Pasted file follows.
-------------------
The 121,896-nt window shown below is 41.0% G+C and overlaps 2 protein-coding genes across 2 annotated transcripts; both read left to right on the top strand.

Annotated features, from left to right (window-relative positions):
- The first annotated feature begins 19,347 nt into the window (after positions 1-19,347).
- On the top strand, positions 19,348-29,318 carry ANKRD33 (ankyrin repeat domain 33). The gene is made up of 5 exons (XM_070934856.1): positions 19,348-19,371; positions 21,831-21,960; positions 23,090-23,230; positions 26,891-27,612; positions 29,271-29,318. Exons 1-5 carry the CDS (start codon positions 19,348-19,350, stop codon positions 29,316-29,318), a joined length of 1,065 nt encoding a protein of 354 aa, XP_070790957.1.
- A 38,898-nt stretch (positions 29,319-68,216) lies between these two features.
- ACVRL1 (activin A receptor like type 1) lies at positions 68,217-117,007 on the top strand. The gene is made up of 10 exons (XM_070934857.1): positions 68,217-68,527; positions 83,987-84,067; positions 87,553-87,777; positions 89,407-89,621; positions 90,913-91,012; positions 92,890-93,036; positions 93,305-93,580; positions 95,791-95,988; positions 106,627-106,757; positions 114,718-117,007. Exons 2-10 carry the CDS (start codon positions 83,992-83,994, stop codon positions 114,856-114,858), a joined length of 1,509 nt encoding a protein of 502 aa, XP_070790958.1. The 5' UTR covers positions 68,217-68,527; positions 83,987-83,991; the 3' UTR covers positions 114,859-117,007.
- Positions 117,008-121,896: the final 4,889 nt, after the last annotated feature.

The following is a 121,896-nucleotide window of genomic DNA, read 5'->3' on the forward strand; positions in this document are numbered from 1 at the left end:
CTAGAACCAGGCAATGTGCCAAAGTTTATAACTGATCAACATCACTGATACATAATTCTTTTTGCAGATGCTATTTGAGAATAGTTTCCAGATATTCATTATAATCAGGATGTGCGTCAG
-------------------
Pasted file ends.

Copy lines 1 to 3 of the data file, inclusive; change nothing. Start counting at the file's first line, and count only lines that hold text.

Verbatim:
The 121,896-nt window shown below is 41.0% G+C and overlaps 2 protein-coding genes across 2 annotated transcripts; both read left to right on the top strand.

Annotated features, from left to right (window-relative positions):
- The first annotated feature begins 19,347 nt into the window (after positions 1-19,347).